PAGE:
12 MAY 1961, Page 16

SIR,—Leslie Adrian mentioned Aquascutum and Harrods where difficulty is experienced

when offering a cheque above £10 for goods. Departmental stores do not seem to have made up their collective mind on this question, and it is time they did, now that we are living in a cheque-conscious society, shaped by the banks, and giver the seal by Parliament. Some time ago I made inquiries among stores in all part! of the United Kingdom, and your readers may be interested in a brief summary of some of the replies. A West End firm accepts cheques from strangers 10 any amount, but remiires good evidence of identity, adding, Only one cheque in a thousand proves troublesome. Cheque shoppmg has come to stay.' An Oxford Street store handling a quarter of a million customer cheques a year: 'We must adapt ourselves to the new conditions when so many are paid by cheque.' Another Oxford Street store: 'We must accept cheques if we wish to remain in business.' One of Edinburgh's fashioraible stores accepts fifty cheques a day, and has 1,,st only £100 in the last twelve years. A firm of multiple tailors, with hun- dreds of shops throughout the country, gives discre- tion to shop managers to accept stranger cheques, One store accepts cheques for cash payment because clearance now takes seven days. The Civil Service Store in the Strand was not forth- coming when it replied : 'The subject matter is highly confidential and the information, if published, would be against public policy an(' the interests of all de- partment stores.' Leslie Adrian may learn with sur- prise that the Passport Office would be reluctant to accept her stranger cheque, even though they have the requisite information concerning her. Finally, as over 400,000,000 cheques a year are cleared through the London Bankers' Clearing House, the stores ought collectively to take the risk of the cheque, for many of the stores slid that the risk was too small to insure against.—Yours faithfully.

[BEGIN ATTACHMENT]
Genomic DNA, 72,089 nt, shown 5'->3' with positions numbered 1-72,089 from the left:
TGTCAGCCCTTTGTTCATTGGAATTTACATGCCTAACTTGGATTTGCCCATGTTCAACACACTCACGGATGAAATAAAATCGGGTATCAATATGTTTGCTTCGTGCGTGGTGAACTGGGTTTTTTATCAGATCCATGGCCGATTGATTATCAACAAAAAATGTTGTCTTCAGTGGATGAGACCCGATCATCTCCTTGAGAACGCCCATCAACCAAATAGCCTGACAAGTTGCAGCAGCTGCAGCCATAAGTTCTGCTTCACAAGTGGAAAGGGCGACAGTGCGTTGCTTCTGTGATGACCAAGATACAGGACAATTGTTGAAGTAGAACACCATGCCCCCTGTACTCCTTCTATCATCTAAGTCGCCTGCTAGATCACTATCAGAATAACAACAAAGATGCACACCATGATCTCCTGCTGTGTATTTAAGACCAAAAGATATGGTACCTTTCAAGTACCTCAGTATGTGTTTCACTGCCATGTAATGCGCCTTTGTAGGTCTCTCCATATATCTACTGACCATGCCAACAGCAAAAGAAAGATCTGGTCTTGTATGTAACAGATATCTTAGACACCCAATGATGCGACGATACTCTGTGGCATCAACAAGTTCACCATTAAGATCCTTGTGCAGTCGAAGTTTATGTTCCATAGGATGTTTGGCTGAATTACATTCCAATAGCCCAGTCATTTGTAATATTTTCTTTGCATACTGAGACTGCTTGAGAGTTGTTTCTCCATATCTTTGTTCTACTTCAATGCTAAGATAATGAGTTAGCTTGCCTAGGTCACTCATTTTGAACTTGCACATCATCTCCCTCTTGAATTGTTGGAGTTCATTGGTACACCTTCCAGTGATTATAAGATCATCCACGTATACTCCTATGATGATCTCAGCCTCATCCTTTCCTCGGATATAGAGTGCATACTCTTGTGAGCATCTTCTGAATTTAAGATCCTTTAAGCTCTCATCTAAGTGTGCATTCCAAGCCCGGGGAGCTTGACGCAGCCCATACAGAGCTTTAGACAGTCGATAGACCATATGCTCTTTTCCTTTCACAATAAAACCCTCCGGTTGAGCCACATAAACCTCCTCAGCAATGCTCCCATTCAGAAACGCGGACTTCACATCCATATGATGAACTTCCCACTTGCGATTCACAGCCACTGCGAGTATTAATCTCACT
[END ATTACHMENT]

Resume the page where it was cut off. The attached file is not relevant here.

22 Erridge Road, Merton Park, Wimbledon, S1V/9